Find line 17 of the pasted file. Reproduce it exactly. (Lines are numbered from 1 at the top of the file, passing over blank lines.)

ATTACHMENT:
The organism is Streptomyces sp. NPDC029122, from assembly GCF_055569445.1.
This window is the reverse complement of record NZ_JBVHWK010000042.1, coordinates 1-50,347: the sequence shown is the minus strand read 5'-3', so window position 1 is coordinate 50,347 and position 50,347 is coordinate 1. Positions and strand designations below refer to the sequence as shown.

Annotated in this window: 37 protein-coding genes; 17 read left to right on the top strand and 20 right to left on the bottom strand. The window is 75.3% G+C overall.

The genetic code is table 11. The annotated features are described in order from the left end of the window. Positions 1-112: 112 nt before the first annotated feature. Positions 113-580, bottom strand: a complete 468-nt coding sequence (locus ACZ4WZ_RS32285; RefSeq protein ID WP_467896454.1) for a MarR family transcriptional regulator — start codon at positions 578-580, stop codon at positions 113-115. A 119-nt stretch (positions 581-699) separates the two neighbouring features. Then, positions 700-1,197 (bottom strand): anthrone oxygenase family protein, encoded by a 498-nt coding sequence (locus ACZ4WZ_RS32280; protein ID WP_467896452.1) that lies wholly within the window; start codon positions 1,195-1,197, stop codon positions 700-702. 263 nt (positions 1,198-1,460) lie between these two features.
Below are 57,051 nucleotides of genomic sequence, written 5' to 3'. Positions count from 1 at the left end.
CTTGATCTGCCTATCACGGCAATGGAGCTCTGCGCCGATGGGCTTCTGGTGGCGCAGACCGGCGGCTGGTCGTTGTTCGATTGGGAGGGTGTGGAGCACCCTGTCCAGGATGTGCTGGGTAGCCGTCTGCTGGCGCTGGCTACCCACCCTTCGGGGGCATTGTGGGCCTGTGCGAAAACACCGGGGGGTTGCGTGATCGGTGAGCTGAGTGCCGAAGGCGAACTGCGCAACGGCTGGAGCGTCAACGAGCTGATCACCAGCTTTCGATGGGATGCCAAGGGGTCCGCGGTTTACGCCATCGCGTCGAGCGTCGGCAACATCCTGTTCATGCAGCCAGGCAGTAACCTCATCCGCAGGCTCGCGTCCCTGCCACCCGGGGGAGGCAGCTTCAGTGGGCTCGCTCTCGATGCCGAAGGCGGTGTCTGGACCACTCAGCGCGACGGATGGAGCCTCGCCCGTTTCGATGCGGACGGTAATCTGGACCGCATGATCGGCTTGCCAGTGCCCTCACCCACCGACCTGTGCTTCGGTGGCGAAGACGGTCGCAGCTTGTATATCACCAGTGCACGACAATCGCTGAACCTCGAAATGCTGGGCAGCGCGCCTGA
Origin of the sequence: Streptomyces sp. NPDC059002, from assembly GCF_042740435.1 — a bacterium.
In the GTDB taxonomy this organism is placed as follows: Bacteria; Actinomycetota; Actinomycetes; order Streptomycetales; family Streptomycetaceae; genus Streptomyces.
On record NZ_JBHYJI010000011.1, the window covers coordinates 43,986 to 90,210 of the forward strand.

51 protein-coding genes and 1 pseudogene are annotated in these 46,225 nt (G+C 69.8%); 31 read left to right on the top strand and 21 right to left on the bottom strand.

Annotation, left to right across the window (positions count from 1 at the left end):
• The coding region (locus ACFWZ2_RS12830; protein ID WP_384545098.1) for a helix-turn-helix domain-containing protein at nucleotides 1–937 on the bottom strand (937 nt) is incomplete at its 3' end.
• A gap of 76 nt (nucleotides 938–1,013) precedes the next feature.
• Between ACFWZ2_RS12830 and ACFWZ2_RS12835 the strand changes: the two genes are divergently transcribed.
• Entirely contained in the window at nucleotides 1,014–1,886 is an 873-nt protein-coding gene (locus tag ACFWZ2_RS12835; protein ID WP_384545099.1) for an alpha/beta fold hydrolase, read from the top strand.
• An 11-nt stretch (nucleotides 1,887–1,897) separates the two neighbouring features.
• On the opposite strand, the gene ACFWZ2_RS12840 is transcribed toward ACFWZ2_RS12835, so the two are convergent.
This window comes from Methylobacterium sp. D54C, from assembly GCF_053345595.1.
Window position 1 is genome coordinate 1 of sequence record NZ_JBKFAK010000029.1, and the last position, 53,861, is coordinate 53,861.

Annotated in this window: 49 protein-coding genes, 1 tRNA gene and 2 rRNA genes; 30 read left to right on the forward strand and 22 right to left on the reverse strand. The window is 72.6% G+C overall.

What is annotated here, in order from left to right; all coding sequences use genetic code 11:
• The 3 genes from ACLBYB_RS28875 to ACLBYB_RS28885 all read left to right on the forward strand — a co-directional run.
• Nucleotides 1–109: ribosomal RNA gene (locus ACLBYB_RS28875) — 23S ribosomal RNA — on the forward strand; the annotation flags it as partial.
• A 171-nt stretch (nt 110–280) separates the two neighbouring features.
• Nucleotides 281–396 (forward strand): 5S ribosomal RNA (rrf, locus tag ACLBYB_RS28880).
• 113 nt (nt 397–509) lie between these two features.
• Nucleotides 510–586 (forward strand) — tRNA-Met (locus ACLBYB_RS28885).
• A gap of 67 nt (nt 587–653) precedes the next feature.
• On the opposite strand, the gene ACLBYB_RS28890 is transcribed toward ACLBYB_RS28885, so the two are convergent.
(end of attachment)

• On the opposite strand, the gene ACFWZ2_RS12840 is transcribed toward ACFWZ2_RS12835, so the two are convergent.